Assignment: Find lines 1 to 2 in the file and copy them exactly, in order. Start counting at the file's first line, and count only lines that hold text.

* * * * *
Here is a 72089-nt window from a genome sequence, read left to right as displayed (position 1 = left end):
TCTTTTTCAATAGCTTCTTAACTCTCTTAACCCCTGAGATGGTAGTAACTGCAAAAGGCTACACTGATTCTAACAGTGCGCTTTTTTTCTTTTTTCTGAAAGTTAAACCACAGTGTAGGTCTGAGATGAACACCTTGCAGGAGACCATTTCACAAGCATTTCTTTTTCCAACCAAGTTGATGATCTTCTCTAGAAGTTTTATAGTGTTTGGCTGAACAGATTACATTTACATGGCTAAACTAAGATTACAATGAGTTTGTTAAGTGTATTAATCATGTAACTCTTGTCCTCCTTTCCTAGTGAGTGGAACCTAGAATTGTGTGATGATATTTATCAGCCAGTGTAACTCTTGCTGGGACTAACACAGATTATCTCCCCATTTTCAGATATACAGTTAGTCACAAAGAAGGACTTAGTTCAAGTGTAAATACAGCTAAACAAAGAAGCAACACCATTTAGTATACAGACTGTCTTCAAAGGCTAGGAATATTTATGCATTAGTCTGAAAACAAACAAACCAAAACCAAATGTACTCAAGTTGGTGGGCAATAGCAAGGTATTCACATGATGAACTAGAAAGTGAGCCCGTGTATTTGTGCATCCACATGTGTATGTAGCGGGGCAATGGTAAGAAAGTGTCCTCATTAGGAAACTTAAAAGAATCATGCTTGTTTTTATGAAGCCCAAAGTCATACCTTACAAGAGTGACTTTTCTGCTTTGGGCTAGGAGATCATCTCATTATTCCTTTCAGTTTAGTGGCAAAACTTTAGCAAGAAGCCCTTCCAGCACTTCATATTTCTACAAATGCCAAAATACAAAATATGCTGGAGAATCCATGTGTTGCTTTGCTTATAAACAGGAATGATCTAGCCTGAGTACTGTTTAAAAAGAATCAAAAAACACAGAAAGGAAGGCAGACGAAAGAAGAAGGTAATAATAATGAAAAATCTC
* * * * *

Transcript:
Here is a 72089-nt window from a genome sequence, read left to right as displayed (position 1 = left end):
TCTTTTTCAATAGCTTCTTAACTCTCTTAACCCCTGAGATGGTAGTAACTGCAAAAGGCTACACTGATTCTAACAGTGCGCTTTTTTTCTTTTTTCTGAAAGTTAAACCACAGTGTAGGTCTGAGATGAACACCTTGCAGGAGACCATTTCACAAGCATTTCTTTTTCCAACCAAGTTGATGATCTTCTCTAGAAGTTTTATAGTGTTTGGCTGAACAGATTACATTTACATGGCTAAACTAAGATTACAATGAGTTTGTTAAGTGTATTAATCATGTAACTCTTGTCCTCCTTTCCTAGTGAGTGGAACCTAGAATTGTGTGATGATATTTATCAGCCAGTGTAACTCTTGCTGGGACTAACACAGATTATCTCCCCATTTTCAGATATACAGTTAGTCACAAAGAAGGACTTAGTTCAAGTGTAAATACAGCTAAACAAAGAAGCAACACCATTTAGTATACAGACTGTCTTCAAAGGCTAGGAATATTTATGCATTAGTCTGAAAACAAACAAACCAAAACCAAATGTACTCAAGTTGGTGGGCAATAGCAAGGTATTCACATGATGAACTAGAAAGTGAGCCCGTGTATTTGTGCATCCACATGTGTATGTAGCGGGGCAATGGTAAGAAAGTGTCCTCATTAGGAAACTTAAAAGAATCATGCTTGTTTTTATGAAGCCCAAAGTCATACCTTACAAGAGTGACTTTTCTGCTTTGGGCTAGGAGATCATCTCATTATTCCTTTCAGTTTAGTGGCAAAACTTTAGCAAGAAGCCCTTCCAGCACTTCATATTTCTACAAATGCCAAAATACAAAATATGCTGGAGAATCCATGTGTTGCTTTGCTTATAAACAGGAATGATCTAGCCTGAGTACTGTTTAAAAAGAATCAAAAAACACAGAAAGGAAGGCAGACGAAAGAAGAAGGTAATAATAATGAAAAATCTC